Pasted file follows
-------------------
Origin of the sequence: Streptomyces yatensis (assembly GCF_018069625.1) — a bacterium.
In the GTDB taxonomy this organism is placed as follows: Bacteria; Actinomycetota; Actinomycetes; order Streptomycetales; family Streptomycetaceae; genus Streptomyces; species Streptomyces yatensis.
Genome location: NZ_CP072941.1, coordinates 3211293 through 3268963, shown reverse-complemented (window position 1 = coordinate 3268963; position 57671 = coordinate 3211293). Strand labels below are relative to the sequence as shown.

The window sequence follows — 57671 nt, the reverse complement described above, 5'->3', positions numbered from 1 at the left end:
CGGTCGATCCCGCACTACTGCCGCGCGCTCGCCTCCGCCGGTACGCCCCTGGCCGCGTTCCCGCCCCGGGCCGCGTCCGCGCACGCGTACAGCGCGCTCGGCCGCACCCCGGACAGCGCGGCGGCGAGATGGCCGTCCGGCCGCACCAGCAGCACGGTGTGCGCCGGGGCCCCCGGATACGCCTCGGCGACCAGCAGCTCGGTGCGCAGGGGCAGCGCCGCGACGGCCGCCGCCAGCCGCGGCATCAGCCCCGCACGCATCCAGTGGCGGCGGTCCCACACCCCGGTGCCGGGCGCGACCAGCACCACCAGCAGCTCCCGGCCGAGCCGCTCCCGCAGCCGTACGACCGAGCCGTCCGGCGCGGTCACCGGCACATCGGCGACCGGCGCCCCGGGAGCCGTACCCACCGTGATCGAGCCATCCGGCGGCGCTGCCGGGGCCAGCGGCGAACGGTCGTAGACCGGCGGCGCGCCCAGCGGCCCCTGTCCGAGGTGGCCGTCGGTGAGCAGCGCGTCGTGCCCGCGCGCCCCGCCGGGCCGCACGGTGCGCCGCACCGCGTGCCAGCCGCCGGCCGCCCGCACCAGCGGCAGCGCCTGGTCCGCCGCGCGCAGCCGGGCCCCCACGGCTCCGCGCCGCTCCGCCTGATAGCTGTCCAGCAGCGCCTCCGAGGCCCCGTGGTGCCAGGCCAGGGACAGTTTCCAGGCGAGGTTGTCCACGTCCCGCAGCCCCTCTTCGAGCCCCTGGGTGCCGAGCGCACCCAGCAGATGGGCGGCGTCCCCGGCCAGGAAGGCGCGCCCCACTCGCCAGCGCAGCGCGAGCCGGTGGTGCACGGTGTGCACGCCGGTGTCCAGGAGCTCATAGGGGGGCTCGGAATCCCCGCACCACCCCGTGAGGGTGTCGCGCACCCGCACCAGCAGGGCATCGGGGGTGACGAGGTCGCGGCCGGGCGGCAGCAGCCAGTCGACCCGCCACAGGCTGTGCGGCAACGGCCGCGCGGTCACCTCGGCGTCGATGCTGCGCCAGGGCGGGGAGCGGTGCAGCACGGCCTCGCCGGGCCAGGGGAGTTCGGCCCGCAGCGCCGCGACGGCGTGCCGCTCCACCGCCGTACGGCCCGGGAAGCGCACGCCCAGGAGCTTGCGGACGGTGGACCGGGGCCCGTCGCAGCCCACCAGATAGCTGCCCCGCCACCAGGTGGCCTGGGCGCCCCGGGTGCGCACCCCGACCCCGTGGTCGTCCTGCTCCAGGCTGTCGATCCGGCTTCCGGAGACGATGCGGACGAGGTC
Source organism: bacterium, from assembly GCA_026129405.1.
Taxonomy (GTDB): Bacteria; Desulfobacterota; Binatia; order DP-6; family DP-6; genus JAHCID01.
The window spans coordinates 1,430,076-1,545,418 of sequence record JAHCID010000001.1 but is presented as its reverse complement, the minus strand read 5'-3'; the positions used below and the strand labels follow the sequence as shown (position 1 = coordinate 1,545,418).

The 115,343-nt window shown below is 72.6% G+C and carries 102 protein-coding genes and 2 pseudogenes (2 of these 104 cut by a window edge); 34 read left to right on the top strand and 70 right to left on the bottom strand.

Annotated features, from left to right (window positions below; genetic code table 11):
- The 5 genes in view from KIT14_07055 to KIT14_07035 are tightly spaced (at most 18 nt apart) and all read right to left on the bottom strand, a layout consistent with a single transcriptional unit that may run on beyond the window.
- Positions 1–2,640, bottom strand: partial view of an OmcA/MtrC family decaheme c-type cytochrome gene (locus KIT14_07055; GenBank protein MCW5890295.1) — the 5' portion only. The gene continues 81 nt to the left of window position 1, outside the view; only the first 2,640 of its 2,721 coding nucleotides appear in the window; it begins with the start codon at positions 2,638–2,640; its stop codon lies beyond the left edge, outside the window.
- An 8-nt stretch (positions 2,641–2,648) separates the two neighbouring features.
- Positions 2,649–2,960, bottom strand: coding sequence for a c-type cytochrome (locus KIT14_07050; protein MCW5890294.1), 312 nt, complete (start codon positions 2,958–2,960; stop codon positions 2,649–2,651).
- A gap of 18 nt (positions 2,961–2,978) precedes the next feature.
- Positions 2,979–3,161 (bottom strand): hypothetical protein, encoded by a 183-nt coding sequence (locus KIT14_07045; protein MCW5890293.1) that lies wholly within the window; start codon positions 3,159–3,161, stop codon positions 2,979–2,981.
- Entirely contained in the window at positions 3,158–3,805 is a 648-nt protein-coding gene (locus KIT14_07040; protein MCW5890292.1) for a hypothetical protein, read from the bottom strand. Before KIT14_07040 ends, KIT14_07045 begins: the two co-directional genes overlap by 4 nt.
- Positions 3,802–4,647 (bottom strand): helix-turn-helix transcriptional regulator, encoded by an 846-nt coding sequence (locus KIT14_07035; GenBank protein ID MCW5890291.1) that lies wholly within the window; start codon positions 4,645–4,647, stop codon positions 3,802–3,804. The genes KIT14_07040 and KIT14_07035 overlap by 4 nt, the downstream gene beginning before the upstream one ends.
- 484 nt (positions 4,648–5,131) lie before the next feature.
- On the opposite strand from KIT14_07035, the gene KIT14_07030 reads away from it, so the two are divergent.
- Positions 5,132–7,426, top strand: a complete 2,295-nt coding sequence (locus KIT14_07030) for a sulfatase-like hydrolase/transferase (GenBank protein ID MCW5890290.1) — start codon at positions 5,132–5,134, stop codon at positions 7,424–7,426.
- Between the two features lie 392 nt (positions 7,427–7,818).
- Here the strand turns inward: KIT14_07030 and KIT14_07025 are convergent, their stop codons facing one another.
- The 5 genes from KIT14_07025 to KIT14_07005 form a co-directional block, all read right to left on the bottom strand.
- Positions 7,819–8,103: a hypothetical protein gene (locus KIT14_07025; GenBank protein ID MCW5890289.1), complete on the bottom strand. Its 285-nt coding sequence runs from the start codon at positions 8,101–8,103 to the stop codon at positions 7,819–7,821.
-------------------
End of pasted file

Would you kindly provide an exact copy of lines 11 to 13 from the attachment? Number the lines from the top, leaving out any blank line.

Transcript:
- The 5 genes in view from KIT14_07055 to KIT14_07035 are tightly spaced (at most 18 nt apart) and all read right to left on the bottom strand, a layout consistent with a single transcriptional unit that may run on beyond the window.
- Positions 1–2,640, bottom strand: partial view of an OmcA/MtrC family decaheme c-type cytochrome gene (locus KIT14_07055; GenBank protein MCW5890295.1) — the 5' portion only. The gene continues 81 nt to the left of window position 1, outside the view; only the first 2,640 of its 2,721 coding nucleotides appear in the window; it begins with the start codon at positions 2,638–2,640; its stop codon lies beyond the left edge, outside the window.
- An 8-nt stretch (positions 2,641–2,648) separates the two neighbouring features.